“So, it’s your position that your government has been trying to defend itself against an insurrection brought about by jihadists who were joined by gangsters, terrorists and that there’s basically about 1,000 people who were joined by NATO?” Mr. Kucinich asked.
“Yes,” Seif Gadhafi replied.
“You’re saying that this relates to internal matters, matters internal to the region relating of a power struggle in which they then turned their attention to Libya to try to engulf Libya in their own desire for increasing their power?” Mr. Kucinich asked.
“For the Qataris, they are doing this with every country, with every country,” Mr. Gadhafi said. “This is their plan, I mean in public. This is their own agenda. I mean, it’s not something hidden, or something, you know, private. But now, we have, and plus the French and British have also have their own agenda, you know, commercial interests, political interests, they have their own interests. They told us, especially the French, and the Qataris and the British: We want those people to share the power with you, our own people, the heads of rebels.”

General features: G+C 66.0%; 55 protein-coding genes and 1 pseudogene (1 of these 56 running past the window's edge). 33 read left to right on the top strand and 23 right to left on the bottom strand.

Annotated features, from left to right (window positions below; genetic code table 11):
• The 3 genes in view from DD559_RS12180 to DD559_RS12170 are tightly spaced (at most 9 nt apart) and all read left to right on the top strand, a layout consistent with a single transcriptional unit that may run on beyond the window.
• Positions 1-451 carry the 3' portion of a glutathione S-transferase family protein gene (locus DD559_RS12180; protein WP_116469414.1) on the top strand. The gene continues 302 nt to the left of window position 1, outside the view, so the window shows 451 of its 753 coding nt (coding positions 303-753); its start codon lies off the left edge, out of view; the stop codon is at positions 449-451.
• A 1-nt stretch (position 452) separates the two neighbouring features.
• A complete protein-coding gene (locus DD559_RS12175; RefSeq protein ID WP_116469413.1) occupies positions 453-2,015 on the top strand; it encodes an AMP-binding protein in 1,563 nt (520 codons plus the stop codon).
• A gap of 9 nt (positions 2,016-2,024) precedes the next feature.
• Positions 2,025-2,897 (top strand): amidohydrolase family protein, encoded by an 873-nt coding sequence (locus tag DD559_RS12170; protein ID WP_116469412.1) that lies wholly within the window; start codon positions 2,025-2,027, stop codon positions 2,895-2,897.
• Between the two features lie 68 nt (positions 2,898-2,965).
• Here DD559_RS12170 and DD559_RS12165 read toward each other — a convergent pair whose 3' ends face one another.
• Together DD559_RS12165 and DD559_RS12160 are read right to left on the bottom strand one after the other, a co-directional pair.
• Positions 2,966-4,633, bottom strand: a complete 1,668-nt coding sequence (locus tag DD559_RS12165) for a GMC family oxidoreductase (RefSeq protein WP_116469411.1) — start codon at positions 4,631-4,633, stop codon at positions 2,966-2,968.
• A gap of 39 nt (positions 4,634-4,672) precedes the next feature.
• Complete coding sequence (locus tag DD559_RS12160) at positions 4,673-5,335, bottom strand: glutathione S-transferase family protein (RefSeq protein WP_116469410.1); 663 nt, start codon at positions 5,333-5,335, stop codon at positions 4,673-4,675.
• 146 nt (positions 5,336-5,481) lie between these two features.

The recorded conversations also included concerns that the U.S. might try to arm the rebels despite a U.N. arms embargo on Libya.
On March 27, 2011, days after the intervention began, Mrs. Clinton argued that the arms embargo could be disregarded if shipping weapons to rebels would help protect civilians, but defense officials in the United Kingdom disagreed with her interpretation of international law.